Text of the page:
“If we eliminate the treatment delay getting to and through the emergency room, we can save up to 90 minutes, and as a neurologist, I know that time is brain, so the more time we save, the less likely it is that permanent brain damage will occur in a patient. Our hypothesis is that we will deliver hospital-level standard of stroke care faster, equally safe, but with better outcomes due to the ability to intervene much earlier,” said Alexandrov. “Our ‘time to treatment’ target is less than one hour.”

The UT Mobile Stroke Unit is funded through a public-private collaboration for which more than $3 million has been raised, which will enable operation for up to three years. The unit will operate 12 hours a day, one week on and one week off beginning late April 2016.

“The Mobile Stroke Unit will be based in the heart of a 10-mile, most-critical-needs areas of Memphis with the highest incidence of stroke, but can be deployed within the entire metro region. We estimate that 300 patients will need to be treated by the Mobile Stroke Unit to prove its effectiveness over the course of three years,” said Alexandrov. “We believe this study will help establish a baseline of results that medical communities worldwide can use to develop and deploy similar programs to affect stroke outcomes. Our goal is a sustainable model for future funding and an overall lowering of morbidity and mortality through early treatment.”

For more information: www.uthsc.edu/medicine

Related Content

Siemens Healthineers, Florida Hospital Collaborate to Improve Healthcare Outcomes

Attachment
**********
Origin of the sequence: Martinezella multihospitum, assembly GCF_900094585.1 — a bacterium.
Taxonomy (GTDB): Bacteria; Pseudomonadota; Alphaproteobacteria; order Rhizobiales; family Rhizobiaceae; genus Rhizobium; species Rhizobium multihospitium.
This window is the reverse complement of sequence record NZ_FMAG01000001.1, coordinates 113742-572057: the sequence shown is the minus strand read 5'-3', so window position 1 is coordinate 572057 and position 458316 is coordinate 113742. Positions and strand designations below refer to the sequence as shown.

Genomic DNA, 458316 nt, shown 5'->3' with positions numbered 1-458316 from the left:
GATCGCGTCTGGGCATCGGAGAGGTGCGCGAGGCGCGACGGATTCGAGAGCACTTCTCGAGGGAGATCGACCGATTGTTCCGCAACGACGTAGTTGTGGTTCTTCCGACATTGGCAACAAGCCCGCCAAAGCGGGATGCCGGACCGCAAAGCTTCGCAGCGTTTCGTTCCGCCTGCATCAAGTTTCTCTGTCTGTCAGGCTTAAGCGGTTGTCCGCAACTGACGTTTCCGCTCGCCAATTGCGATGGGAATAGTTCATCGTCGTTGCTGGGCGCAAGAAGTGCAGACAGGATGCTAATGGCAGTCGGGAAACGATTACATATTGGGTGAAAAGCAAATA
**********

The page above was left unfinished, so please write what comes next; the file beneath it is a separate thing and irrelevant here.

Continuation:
News | CT Angiography (CTA) | January 23, 2018
January 23, 2018 – Siemens Healthineers and Florida Hospital, part of Adventist Health System, have announced a multi
Videos | CT Angiography (CTA) | July 21, 2017
DAIC and ITN Editor Dave Fornell discusses some of the most innovative new computed tomography (CT) technology and tr
Videos | CT Angiography (CTA) | July 18, 2017
Matthew Budoff, M.D., FACC, professor of medicine, David Geffen School of Medicine at UCLA, endowed chair of preventi
FFR-CT, heartflow

An example of an FFR-CT image, showing the FFR values for all coronary vessel segments and the reduction in hemodynamic flow after specific lesions.

News | CT Angiography (CTA) | July 12, 2017
July 12, 2017 — The American Medical Association (AMA) has granted a Category III Tracking Code for estimated coronar
Videos | CT Angiography (CTA) | July 10, 2017
David Bluemke, M.D., Ph.D., FAHA, professor of radiology, University of Wisconsin - Madison, incoming editor of RSNA’
Heartflow FFR-CT can noninvasively assess the hemodynamic impact of coronary lesions to avoid the need for an invasive angiogram.

HeartFlow FFR-CT can noninvasively assess the hemodynamic impact of coronary lesions to avoid the need for an invasive angiogram.

Technology | CT Angiography (CTA) | July 06, 2017
July 6, 2017 — GE Healthcare and HeartFlow Inc.
cardiac CT showing a severe right coronary artery lesion on a Toshiba Aquillion One

A cardiac CT showing a severe right coronary artery lesion on both 3-D and curved multiplanar reconstructions from a Toshiba Aquilion One CT system. The newest generation of CT scanners have very fast gantry speeds to freeze cardiac motion, improved image quality and much lower doses than previous generation scanners from a decade ago.

Feature | CT Angiography (CTA) | April 13, 2017 | Dave Fornell
Cardiac computed tomography (CT) imaging really took off a decade ago with the introduction of 64-slice scanners, whi
CTA, CT angiography, predict heart attacks, Radiology study
News | CT Angiography (CTA) | March 14, 2017
Noninvasive computed tomography (CT) angiography and stress tests can help predict which patients are likely to suffer...
HeartFlow FFRct Analysis, NICE guidance, U.K., United Kingdom, guidelines, stable chest pain
News | CT Angiography (CTA) | February 14, 2017
The National Institute for Health and Care Excellence (NICE) in the United Kingdom recently issued guidance for use of...
Overlay Init